The 2018 NFL Draft has concluded and with landing spots determined for 256 players, it is time to take a look at the rookie class ahead of training camp and assess whether they should be on your redraft team for the upcoming season. This article will provide the viewpoint of five DFF analysts to the questions posed and give some insight as to what the reactionary thought is just after the completion of the NFL’s Player Selection Meeting. Make sure to give each a follow so you are in the know as we get closer and closer to redraft season.
Spend an early to mid-round pick on Nick Chubb?
Shaun Crandall (@WhiskeyD0G): Don’t – Chubb is unlikely to unseat a veteran in Carlos Hyde or Duke Johnson. Hyde will likely be the mainstay on 1st and 2nd downs with Johnson continuing his role on 3rd down and passing situations. Chubb will see his share of action, however, I wouldn’t look for him to be a contributor in redraft leagues until 2019.
Logan Whaley (@_edubaseball): Don’t – While I like the landing spot in Cleveland for Nick Chubb, the addition of Carlos Hyde, along with change-of-pace back and pass-catcher Duke Johnson will make it difficult for Chubb to see legitimate enough opportunity to be fantasy relevant. Fantasy football is all about opportunity share, and I just don’t see Chubb getting the touches.
Michael Stephenson (@DFF_Mste): Don’t – Not in the early to mid rounds, but Chubb will be in my late round considerations as he is only a Carlos Hyde injury away from a hefty workload. It is worth noting that Hyde did find himself losing snaps to rookie Matt Breida in SF last year and Nick Chubb is a far superior runner to Breida. In all reality, I would not recommend investing in any piece of this backfield in 2018.
Kyle August (@kyleFFfellas): Do It – Obviously all fantasy owners were hoping for a more ideal landing spot for Chubb who will be competing with newly acquired Carlos Hyde for the starting job, and facing the likelihood of losing out on passing downs work to Duke Johnson. However, I believe Chubb has the talent do it. While 2017 was a great year for Hyde who finished as an RB1 in all formats, it was the first time in his career that he was able to put together a 16-game season. As of now, heading into 2018, I’m going to treat Chubb as the Browns’ starter on draft day and have no issue spending a 5th or 6th rounder on him for the upside. I view this similarly to the Latavius/Cook situation from 2017.
John Di Bari (@dibari22): Don’t – It pains me to say that. I love Nick Chubb, and he was potentially going to be my RB1 among rookies in this class depending on how everyone’s landing spots shook out. For dynasty, I’m happy with that landing spot, but for 2018 in my redraft leagues, I’m not interested in Chubb unless he falls into the late rounds. The Browns will probably bring him along slowly, and there is no need to rush it when they can grind Hyde & Johnson into the ground this year as Chubb gets his feet under him.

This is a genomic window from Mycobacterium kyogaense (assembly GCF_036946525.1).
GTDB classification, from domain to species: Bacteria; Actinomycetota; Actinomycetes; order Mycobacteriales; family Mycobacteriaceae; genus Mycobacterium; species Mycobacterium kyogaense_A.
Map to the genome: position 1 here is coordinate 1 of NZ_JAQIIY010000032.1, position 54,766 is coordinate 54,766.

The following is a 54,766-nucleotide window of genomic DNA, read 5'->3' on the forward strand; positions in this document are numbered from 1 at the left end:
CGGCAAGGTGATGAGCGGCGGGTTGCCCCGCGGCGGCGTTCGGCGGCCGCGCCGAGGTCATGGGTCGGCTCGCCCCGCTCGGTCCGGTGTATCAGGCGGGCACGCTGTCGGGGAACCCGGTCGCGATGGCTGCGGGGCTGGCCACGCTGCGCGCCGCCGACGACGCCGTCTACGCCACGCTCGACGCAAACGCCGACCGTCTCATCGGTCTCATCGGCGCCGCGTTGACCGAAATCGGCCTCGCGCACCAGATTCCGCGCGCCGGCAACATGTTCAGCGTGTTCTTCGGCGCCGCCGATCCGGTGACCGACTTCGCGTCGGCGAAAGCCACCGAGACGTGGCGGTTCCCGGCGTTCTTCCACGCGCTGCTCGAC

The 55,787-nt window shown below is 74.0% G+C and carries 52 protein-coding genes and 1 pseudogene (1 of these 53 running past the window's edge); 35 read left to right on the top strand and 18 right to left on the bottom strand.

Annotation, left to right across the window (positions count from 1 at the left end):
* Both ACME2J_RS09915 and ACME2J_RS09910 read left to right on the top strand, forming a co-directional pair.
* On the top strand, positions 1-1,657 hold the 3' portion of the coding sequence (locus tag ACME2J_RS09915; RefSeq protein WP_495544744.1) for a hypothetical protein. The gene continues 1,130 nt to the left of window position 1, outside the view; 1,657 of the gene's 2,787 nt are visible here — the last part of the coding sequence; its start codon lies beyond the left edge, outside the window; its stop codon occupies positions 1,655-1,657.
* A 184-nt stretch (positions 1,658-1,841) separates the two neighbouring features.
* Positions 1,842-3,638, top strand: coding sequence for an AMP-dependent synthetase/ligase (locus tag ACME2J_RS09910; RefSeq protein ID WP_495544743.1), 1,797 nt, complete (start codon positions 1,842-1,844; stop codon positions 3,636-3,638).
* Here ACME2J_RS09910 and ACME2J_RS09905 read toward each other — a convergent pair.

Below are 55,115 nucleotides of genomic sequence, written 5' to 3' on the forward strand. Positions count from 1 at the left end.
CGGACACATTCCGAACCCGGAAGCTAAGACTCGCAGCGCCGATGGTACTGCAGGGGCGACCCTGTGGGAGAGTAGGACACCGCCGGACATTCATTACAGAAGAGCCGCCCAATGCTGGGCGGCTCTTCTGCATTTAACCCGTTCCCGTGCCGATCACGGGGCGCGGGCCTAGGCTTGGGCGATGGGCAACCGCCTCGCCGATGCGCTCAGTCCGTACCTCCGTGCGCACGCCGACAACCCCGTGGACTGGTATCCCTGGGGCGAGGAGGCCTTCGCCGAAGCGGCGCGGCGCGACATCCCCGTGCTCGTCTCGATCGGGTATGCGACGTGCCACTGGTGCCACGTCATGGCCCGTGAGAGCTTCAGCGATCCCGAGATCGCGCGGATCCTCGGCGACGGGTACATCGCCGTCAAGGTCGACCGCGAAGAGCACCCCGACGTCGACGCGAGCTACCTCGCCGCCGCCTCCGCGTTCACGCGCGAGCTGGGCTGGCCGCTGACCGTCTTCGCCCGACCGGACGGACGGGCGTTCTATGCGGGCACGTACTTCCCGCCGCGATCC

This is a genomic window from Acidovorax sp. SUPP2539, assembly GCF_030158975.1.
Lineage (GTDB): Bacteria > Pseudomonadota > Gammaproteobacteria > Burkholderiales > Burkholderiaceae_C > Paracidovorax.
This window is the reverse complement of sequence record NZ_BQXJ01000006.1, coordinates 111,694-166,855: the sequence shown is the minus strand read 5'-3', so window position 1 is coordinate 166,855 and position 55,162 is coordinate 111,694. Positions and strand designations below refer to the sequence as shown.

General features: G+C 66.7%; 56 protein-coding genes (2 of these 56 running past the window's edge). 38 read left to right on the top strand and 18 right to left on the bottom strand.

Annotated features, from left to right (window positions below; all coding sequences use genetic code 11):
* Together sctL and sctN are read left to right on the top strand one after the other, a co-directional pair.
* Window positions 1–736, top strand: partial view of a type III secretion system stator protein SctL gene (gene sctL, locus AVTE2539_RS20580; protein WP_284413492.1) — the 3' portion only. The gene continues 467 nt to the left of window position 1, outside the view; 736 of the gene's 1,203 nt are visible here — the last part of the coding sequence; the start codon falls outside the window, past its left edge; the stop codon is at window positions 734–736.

Draft Chase Edmonds to handcuff David Johnson?
Shaun Crandall (@WhiskeyD0G): Do It – Regardless of DJ missing nearly all of the 2017 season, Edmonds profiles as a change of pace back who could eat into shares of Johnson’s receiving production. Johnson saw a league-high 80 receptions for running backs, and the Cardinals should look to reduce the load on Johnson to keep him fresh on 1st and 2nd downs.
Logan Whaley (@_edubaseball): Do It (but late) – Personally, I am not a huge proponent for handcuffing running backs in fantasy, regardless of prior injury history. Edmonds is an interesting case, which is why I believe he is worth it but only as an option in the last couple rounds. The landing spot is fantastic; with the likes of Kerwynn Williams, Elijhaa Penny, and D.J. Foster backing up David Johnson, it is difficult to imagine that Edmonds won’t be in play as the immediate backup. He dominated at Fordham, racking up over 5,000 total yards in his four years along with 86 receptions. Edmonds is worth a late-round flier.
Michael Stephenson (@DFF_Mste): Don’t – I have a personal rule of never drafting handcuffs, regardless of injury history. Any handcuff you draft will either be: A – the first player you drop come waivers or B – a player you feel committed to holding onto come waivers, leading you to drop someone startable. The handcuff will most likely be lying on waivers. If your starter goes down, man up and spend the FAAB, and if someone else does draft your handcuff, let them have the burned roster spot. Even if DJ goes down there is no guarantee Edmunds will be the guy, I say this as a man who spent 40 FAAB on Darren McFadden last season.
Kyle August (@kyleFFfellas): Don’t – First off, I’m generally against the handcuff strategy to begin with, but in situations when the projected handcuff is an unknown commodity, I’m definitely not wasting a draft pick on him. The problem with the theory, in general, is that when you use a draft pick on a handcuff, he’s generally the first guy cut from your roster for the week one waiver wire wonder. Could Edmonds have value if Johnson went down? Sure. But I’ll let that play out first. Johnson is coming back off a wrist injury, which as a fantasy owner, I’m not going to let affect his 2018 value. Spend the pick elsewhere.